Objectives Treatment for degenerative rotator cuff disease of the shoulder includes physiotherapy. Dynamic humeral centering (DHC) aims at preventing subacromial impingement, which contributes to the disease. The goal of this study was to assess the effectiveness of DHC.
Method 69 patients with shoulder pain and impingement syndrome were prospectively included in a single-centre randomised trial with a 12-month follow-up. Patients and assessor were blinded to the study hypothesis and treatment, respectively. DHC and non-specific mobilisation as control were performed for 6 weeks, in 15 supervised individual outpatient sessions, and patients performed daily home exercises. The planned primary outcome was the Constant score including subscores for pain, activity, mobility and strength at 3 months. Secondary outcomes were the Constant score and subscores at 12 months, and medication use for pain at 3 and 12 months.
Results The DHC group did not differ from the control group in the total Constant score at 3 months. However, the DHC group showed a higher Constant subscore for pain (12.2 (SD 2.8) vs 9.9 (2.9), least square means difference 2.1, 95% CI 0.7 to 3.5, p=0.004). At 3 months, the DHC group also showed a higher rate of no medication use (96.7% vs 71%, proportional difference 25.7, 95% CI 3.7 to 51.9, p=0.012). There was no other intergroup difference.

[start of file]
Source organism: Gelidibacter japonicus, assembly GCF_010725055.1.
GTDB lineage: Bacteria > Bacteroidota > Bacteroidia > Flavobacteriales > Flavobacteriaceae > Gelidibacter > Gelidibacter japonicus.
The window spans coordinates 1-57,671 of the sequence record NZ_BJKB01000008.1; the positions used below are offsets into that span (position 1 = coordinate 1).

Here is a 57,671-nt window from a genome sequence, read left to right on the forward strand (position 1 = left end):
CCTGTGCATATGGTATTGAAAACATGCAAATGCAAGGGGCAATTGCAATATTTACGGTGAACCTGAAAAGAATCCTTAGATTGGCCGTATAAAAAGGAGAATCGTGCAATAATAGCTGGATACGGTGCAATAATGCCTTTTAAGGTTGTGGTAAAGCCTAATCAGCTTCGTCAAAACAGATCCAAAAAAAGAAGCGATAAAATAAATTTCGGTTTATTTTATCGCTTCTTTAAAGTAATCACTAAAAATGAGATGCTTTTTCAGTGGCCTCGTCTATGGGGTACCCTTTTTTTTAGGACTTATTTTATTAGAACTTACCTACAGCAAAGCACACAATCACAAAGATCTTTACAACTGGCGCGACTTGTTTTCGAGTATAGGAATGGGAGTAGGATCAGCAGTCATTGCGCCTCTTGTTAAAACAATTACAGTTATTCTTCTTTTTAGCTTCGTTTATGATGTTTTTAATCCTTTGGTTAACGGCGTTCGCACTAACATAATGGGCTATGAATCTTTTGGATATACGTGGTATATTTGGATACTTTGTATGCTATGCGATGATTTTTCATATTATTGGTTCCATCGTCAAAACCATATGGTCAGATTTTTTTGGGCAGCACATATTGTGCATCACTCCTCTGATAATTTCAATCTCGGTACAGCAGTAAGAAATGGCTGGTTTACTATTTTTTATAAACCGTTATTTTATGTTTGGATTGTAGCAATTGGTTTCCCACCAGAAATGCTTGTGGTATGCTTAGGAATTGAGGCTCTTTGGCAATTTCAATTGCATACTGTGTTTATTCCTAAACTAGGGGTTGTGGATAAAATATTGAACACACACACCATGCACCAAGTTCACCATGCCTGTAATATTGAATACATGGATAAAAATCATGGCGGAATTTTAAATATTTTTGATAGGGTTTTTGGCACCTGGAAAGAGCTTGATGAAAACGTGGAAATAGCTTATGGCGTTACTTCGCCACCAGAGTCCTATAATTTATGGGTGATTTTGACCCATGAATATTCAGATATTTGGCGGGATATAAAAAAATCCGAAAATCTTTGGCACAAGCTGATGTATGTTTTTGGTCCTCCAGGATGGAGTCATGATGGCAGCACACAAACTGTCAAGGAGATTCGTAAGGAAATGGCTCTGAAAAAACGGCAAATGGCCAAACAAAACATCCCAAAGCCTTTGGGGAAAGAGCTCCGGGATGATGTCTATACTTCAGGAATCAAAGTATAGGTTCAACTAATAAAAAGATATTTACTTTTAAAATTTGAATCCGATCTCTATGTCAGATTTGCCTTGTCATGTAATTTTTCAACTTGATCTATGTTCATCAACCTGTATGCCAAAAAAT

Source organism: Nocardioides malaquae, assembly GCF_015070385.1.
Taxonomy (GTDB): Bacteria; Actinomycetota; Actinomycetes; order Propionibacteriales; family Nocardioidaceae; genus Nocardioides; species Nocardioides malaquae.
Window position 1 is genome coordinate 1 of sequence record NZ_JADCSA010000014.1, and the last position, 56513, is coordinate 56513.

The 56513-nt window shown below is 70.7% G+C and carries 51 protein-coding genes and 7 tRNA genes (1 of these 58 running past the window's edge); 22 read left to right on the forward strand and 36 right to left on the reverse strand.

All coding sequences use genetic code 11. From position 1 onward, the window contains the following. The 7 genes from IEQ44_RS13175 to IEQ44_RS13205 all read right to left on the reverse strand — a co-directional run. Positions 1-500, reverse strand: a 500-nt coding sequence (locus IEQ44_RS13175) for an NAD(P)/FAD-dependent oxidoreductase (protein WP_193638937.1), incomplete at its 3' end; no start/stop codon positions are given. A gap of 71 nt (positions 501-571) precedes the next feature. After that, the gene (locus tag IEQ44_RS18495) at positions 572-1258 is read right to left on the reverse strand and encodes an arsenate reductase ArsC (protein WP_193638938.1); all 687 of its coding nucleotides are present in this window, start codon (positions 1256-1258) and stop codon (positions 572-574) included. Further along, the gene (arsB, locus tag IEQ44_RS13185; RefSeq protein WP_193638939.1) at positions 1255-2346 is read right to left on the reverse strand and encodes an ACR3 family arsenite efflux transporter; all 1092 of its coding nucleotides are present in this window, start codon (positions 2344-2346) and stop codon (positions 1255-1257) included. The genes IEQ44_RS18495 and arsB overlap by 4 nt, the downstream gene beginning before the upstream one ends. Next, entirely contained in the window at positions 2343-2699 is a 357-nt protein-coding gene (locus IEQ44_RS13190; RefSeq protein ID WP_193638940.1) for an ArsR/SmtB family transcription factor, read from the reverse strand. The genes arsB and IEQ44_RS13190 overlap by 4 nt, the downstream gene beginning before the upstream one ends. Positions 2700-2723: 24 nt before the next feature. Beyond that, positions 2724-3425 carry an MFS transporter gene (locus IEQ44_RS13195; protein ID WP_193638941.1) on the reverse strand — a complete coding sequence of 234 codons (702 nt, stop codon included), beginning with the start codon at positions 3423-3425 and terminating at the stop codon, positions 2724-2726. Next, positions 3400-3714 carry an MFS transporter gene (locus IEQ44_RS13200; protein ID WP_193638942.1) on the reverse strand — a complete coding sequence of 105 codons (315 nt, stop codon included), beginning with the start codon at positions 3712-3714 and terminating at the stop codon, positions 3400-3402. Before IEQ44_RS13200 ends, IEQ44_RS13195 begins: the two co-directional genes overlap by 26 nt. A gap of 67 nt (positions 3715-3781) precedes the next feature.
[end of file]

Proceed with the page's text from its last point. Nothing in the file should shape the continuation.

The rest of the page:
Conclusions There was no difference in the total Constant score between DHC and controls. However, pain was improved at 3 months after DHC. The differences found in subscores for pain should be explored in future studies.
Trial registration clinicaltrials.gov Identifier: NCT 01022775.
Statistics from Altmetric.com
Funding Assistance Publique–Hôpitaux de Paris and the French Society of Rheumatology funded the study. Assistance Publique–Hôpitaux de Paris and the French Society of Rheumatology played no role in each of the following: design and conduct of the study; collection, management, analysis and interpretation of the data; preparation, review or approval of the manuscript. Grant support: Contrat de Recherche et d'Innovation Clinique (CRIC) from Assistance Publique–Hôpitaux de Paris (CRC 99241, P000203). Grant from the French Society of Rheumatology.
Competing interests None.
Patient consent Obtained.
Ethics approval This study was conducted with the approval of the CCPPRB Groupe Hospitalo-Universitaire Pitié-Salpêtrière, Paris, France.
Provenance and peer review Not commissioned; externally peer reviewed.